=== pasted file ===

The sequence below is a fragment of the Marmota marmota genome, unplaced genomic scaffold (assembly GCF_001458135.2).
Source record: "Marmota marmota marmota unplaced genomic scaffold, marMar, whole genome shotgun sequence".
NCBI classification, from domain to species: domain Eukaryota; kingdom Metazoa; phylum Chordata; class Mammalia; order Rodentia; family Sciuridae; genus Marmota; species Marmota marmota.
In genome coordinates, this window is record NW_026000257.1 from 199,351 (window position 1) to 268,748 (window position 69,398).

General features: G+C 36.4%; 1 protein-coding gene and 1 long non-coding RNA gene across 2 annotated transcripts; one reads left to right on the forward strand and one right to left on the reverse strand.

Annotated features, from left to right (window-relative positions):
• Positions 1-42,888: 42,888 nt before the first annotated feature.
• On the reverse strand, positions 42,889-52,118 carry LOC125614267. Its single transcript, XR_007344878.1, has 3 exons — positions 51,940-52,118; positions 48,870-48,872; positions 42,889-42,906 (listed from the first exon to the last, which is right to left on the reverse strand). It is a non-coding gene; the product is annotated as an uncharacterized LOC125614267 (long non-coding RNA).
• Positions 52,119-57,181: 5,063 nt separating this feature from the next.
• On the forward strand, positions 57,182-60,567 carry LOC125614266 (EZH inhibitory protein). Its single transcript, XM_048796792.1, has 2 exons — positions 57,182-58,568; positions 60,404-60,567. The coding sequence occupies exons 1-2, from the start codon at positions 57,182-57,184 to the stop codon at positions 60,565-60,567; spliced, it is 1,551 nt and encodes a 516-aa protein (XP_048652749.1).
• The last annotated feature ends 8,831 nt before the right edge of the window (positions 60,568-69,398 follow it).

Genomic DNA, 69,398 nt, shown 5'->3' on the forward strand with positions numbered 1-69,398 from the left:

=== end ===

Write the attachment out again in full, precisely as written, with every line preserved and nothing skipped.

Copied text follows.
The sequence below is a fragment of the Marmota marmota genome, unplaced genomic scaffold (assembly GCF_001458135.2).
Source record: "Marmota marmota marmota unplaced genomic scaffold, marMar, whole genome shotgun sequence".
NCBI classification, from domain to species: domain Eukaryota; kingdom Metazoa; phylum Chordata; class Mammalia; order Rodentia; family Sciuridae; genus Marmota; species Marmota marmota.
In genome coordinates, this window is record NW_026000257.1 from 199,351 (window position 1) to 268,748 (window position 69,398).

General features: G+C 36.4%; 1 protein-coding gene and 1 long non-coding RNA gene across 2 annotated transcripts; one reads left to right on the forward strand and one right to left on the reverse strand.

Annotated features, from left to right (window-relative positions):
• Positions 1-42,888: 42,888 nt before the first annotated feature.
• On the reverse strand, positions 42,889-52,118 carry LOC125614267. Its single transcript, XR_007344878.1, has 3 exons — positions 51,940-52,118; positions 48,870-48,872; positions 42,889-42,906 (listed from the first exon to the last, which is right to left on the reverse strand). It is a non-coding gene; the product is annotated as an uncharacterized LOC125614267 (long non-coding RNA).
• Positions 52,119-57,181: 5,063 nt separating this feature from the next.
• On the forward strand, positions 57,182-60,567 carry LOC125614266 (EZH inhibitory protein). Its single transcript, XM_048796792.1, has 2 exons — positions 57,182-58,568; positions 60,404-60,567. The coding sequence occupies exons 1-2, from the start codon at positions 57,182-57,184 to the stop codon at positions 60,565-60,567; spliced, it is 1,551 nt and encodes a 516-aa protein (XP_048652749.1).
• The last annotated feature ends 8,831 nt before the right edge of the window (positions 60,568-69,398 follow it).

Genomic DNA, 69,398 nt, shown 5'->3' on the forward strand with positions numbered 1-69,398 from the left: